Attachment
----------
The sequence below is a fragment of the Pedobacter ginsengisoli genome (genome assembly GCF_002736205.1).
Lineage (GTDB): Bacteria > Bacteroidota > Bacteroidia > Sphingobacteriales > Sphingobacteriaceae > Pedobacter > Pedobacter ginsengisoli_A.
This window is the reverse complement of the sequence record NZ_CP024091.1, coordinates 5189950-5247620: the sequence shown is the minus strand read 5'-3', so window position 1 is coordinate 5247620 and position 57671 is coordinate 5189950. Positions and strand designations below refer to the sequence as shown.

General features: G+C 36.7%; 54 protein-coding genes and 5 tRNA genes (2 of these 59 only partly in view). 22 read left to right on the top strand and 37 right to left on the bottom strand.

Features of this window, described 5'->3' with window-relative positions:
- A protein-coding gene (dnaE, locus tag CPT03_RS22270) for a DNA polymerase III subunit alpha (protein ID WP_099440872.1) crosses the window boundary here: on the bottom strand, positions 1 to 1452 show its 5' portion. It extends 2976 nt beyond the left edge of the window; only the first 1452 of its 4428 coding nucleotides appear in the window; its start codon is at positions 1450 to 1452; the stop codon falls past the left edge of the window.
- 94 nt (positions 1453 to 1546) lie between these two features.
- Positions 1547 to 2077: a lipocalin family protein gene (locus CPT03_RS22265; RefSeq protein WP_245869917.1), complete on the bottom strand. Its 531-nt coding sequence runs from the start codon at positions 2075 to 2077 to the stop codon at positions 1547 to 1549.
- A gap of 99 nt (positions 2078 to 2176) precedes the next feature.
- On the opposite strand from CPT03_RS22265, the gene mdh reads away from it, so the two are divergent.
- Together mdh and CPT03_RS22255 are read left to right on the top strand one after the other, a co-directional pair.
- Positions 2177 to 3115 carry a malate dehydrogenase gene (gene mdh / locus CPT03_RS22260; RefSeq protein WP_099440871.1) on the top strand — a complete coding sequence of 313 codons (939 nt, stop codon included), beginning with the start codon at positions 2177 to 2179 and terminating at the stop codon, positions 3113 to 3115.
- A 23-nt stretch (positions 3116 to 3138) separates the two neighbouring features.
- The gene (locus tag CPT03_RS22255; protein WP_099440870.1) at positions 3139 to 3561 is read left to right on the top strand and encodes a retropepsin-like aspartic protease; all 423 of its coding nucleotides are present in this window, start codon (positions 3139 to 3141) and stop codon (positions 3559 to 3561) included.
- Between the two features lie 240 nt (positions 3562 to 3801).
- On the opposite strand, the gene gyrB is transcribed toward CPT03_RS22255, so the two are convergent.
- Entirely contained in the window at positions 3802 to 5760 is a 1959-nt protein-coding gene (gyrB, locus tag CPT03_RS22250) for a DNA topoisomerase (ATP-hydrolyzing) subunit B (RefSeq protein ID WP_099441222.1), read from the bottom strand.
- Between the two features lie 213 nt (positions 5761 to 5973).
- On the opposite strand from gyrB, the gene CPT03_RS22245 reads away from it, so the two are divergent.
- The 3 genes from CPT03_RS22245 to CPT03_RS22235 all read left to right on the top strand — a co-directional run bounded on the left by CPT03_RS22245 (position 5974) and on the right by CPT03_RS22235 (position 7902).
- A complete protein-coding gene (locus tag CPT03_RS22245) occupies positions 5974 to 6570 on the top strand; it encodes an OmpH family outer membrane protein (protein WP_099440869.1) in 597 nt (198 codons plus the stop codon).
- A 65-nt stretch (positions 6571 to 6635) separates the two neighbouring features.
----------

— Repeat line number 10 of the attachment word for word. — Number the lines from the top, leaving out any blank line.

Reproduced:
- On the opposite strand from CPT03_RS22265, the gene mdh reads away from it, so the two are divergent.